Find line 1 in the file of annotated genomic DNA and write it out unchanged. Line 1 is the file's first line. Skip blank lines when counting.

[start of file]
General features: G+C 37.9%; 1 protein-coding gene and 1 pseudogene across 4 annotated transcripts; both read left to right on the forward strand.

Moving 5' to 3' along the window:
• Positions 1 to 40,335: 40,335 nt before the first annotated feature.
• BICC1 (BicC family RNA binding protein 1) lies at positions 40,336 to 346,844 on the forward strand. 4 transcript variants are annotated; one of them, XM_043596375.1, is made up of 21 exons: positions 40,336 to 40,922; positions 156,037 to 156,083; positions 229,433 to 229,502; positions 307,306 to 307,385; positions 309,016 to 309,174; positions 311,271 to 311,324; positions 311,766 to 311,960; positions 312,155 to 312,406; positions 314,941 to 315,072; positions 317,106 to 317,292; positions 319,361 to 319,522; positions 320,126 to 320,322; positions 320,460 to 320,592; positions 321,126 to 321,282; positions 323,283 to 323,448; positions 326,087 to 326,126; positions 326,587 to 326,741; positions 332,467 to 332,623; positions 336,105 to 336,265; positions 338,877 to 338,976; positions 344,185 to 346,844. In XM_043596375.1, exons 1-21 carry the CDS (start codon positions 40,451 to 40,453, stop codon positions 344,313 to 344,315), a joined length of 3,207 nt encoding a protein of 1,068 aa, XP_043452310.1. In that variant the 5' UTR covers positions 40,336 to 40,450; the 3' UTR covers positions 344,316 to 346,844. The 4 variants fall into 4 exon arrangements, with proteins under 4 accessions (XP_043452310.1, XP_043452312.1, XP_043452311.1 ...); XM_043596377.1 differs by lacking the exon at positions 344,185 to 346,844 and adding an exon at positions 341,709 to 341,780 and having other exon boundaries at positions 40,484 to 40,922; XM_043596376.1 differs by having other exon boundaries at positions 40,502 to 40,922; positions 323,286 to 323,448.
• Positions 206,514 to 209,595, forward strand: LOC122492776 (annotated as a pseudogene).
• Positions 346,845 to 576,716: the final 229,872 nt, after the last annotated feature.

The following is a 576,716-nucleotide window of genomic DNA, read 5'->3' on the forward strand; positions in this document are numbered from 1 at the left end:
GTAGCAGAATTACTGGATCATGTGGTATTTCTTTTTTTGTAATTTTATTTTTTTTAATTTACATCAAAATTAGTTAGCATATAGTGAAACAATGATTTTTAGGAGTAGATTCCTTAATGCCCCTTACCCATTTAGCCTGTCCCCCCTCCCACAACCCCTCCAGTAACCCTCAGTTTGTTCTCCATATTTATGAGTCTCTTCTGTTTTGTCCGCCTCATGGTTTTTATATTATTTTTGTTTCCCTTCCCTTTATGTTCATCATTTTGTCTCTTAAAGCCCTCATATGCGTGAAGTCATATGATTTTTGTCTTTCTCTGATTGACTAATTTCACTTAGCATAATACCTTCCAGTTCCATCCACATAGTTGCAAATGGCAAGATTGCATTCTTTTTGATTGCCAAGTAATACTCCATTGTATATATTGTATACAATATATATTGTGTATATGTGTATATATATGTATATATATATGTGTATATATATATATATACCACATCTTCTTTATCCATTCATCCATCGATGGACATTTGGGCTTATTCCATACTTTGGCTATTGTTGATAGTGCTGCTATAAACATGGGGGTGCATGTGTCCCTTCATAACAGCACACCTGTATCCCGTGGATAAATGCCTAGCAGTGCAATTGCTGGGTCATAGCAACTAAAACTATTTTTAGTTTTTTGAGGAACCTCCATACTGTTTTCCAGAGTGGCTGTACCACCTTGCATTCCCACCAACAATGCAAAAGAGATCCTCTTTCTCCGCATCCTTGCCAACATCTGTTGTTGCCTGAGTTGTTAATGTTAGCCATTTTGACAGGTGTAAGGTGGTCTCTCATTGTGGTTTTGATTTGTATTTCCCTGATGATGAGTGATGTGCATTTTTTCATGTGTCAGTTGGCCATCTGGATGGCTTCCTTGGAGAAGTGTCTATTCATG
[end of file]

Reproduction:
General features: G+C 37.9%; 1 protein-coding gene and 1 pseudogene across 4 annotated transcripts; both read left to right on the forward strand.